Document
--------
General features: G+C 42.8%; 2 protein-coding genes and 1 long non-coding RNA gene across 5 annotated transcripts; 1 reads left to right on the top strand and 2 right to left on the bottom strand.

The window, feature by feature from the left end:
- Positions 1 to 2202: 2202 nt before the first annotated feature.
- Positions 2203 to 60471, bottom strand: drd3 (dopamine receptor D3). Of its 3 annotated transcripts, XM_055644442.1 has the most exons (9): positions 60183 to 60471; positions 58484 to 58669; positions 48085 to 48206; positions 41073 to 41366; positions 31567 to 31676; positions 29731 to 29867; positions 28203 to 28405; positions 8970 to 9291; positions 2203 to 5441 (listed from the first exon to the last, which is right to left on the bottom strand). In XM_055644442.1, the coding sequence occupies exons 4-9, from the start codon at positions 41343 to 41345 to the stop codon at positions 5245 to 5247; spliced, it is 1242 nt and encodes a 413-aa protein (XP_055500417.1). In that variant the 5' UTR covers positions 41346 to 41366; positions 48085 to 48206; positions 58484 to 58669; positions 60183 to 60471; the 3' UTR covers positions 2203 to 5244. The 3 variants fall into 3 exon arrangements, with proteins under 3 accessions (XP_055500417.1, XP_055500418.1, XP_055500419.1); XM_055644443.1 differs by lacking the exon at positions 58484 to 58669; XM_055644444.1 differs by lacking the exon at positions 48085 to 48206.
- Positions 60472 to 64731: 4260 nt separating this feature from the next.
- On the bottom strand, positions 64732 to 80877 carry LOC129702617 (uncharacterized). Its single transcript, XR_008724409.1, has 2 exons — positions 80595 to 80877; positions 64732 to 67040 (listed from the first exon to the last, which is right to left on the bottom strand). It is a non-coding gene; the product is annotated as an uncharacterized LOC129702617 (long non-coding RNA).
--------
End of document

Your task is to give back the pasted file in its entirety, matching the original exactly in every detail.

General features: G+C 42.8%; 2 protein-coding genes and 1 long non-coding RNA gene across 5 annotated transcripts; 1 reads left to right on the top strand and 2 right to left on the bottom strand.

The window, feature by feature from the left end:
- Positions 1 to 2202: 2202 nt before the first annotated feature.
- Positions 2203 to 60471, bottom strand: drd3 (dopamine receptor D3). Of its 3 annotated transcripts, XM_055644442.1 has the most exons (9): positions 60183 to 60471; positions 58484 to 58669; positions 48085 to 48206; positions 41073 to 41366; positions 31567 to 31676; positions 29731 to 29867; positions 28203 to 28405; positions 8970 to 9291; positions 2203 to 5441 (listed from the first exon to the last, which is right to left on the bottom strand). In XM_055644442.1, the coding sequence occupies exons 4-9, from the start codon at positions 41343 to 41345 to the stop codon at positions 5245 to 5247; spliced, it is 1242 nt and encodes a 413-aa protein (XP_055500417.1). In that variant the 5' UTR covers positions 41346 to 41366; positions 48085 to 48206; positions 58484 to 58669; positions 60183 to 60471; the 3' UTR covers positions 2203 to 5244. The 3 variants fall into 3 exon arrangements, with proteins under 3 accessions (XP_055500417.1, XP_055500418.1, XP_055500419.1); XM_055644443.1 differs by lacking the exon at positions 58484 to 58669; XM_055644444.1 differs by lacking the exon at positions 48085 to 48206.
- Positions 60472 to 64731: 4260 nt separating this feature from the next.
- On the bottom strand, positions 64732 to 80877 carry LOC129702617 (uncharacterized). Its single transcript, XR_008724409.1, has 2 exons — positions 80595 to 80877; positions 64732 to 67040 (listed from the first exon to the last, which is right to left on the bottom strand). It is a non-coding gene; the product is annotated as an uncharacterized LOC129702617 (long non-coding RNA).